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Today's Stichomancy for Jennifer Connelly

The first excerpt represents the past or something you must release, and is drawn from The Narrative of the Life of Frederick Douglass: An American Slave by Frederick Douglass:

come long ago; but, alas! few of that number have come with them, as converts. A man must be dis- posed to judge of emancipation by other tests than whether it has increased the produce of sugar,--and to hate slavery for other reasons than because it starves men and whips women,--before he is ready to lay the first stone of his anti-slavery life. I was glad to learn, in your story, how early the most neglected of God's children waken to a sense of their rights, and of the injustice done them. Ex-


The Narrative of the Life of Frederick Douglass: An American Slave
The second excerpt represents the present or the deciding factor of the moment, and is drawn from An Inland Voyage by Robert Louis Stevenson:

night. A female voice assented in no very friendly tones. We clapped the bags down and found our way to chairs.

The place was in total darkness, save a red glow in the chinks and ventilators of the stove. But now the landlady lit a lamp to see her new guests; I suppose the darkness was what saved us another expulsion; for I cannot say she looked gratified at our appearance. We were in a large bare apartment, adorned with two allegorical prints of Music and Painting, and a copy of the law against public drunkenness. On one side, there was a bit of a bar, with some half-a-dozen bottles. Two labourers sat waiting supper, in attitudes of extreme weariness; a plain-looking lass bustled about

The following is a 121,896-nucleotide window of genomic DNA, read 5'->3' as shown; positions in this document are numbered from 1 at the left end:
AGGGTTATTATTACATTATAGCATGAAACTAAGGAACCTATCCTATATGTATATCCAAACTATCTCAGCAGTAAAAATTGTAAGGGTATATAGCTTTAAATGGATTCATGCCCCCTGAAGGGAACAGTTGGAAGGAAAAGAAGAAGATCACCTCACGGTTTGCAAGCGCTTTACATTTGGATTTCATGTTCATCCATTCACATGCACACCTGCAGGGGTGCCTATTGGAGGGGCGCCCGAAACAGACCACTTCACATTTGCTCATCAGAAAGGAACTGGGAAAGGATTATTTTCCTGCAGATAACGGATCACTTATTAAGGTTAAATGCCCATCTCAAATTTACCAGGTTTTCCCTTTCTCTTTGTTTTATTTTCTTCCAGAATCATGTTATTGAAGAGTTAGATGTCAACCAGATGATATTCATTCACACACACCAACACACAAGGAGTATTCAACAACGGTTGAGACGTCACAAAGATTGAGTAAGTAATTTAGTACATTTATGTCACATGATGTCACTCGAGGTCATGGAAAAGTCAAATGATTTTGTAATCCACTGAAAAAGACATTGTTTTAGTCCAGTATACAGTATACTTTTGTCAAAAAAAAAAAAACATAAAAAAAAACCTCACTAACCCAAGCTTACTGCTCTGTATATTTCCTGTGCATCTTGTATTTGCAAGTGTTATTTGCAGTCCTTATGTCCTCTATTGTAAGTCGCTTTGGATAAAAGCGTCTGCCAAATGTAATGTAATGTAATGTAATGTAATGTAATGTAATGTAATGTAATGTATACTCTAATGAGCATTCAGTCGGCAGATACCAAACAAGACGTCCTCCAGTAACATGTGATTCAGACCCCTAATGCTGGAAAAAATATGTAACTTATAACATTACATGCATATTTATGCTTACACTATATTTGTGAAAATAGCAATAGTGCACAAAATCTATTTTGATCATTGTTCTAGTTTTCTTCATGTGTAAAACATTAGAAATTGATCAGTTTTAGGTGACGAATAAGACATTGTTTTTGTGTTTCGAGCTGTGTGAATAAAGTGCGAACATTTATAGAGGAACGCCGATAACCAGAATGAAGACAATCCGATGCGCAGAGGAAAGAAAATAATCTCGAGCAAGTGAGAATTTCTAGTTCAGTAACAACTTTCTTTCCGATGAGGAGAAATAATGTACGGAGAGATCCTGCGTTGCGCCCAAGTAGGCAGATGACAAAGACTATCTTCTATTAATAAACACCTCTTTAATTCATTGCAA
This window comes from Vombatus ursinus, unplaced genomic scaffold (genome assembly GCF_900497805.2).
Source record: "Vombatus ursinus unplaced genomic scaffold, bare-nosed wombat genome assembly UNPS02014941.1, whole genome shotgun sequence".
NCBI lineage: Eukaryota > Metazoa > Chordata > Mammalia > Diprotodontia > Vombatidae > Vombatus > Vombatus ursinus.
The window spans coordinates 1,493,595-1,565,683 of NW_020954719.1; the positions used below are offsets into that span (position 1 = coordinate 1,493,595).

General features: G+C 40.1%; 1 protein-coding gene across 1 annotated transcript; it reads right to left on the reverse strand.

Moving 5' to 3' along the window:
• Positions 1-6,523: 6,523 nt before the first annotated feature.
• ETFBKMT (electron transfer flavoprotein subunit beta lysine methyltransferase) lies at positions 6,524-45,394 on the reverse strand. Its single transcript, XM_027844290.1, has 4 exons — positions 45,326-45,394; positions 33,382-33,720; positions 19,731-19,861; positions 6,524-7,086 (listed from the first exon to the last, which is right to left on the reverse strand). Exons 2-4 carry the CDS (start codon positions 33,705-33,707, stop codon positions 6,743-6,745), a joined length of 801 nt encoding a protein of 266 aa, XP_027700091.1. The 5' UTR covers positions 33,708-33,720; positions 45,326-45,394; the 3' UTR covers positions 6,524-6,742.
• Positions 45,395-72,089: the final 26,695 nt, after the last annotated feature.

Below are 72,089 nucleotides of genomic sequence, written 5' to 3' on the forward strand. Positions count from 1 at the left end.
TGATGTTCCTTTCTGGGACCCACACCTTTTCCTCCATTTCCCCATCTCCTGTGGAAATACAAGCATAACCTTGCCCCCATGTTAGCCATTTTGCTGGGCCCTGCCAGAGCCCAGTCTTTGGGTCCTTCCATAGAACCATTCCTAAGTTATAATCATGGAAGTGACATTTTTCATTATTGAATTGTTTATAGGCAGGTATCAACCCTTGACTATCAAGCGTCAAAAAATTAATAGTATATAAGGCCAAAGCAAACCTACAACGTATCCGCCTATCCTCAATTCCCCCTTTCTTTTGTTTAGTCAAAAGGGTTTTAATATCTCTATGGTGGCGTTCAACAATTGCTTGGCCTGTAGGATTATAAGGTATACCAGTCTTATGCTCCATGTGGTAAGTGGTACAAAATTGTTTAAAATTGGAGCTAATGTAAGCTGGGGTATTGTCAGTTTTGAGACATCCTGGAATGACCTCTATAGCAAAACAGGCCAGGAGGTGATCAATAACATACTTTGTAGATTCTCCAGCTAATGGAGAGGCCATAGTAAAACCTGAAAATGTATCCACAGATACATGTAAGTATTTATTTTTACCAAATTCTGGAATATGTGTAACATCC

The third excerpt represents the future or something you must embrace, and is drawn from Maitre Cornelius by Honore de Balzac:

Amazing assemblages of contrasts! a great power in a feeble body; a spirit unbelieving as to all things here below, devoutly believing in the practices of religion; a man struggling with two powers greater than his own--the present and the future; the future in which he feared eternal punishment, a fear which led him to make so many sacrifices to the Church; the present, namely his life itself, for the saving of which he blindly obeyed Coyctier. This king, who crushed down all about him, was himself crushed down by remorse, and by disease in the midst of the great poem of defiant monarchy in which all power was concentrated. It was once more the gigantic and ever magnificent combat of Man in the highest manifestation of his forces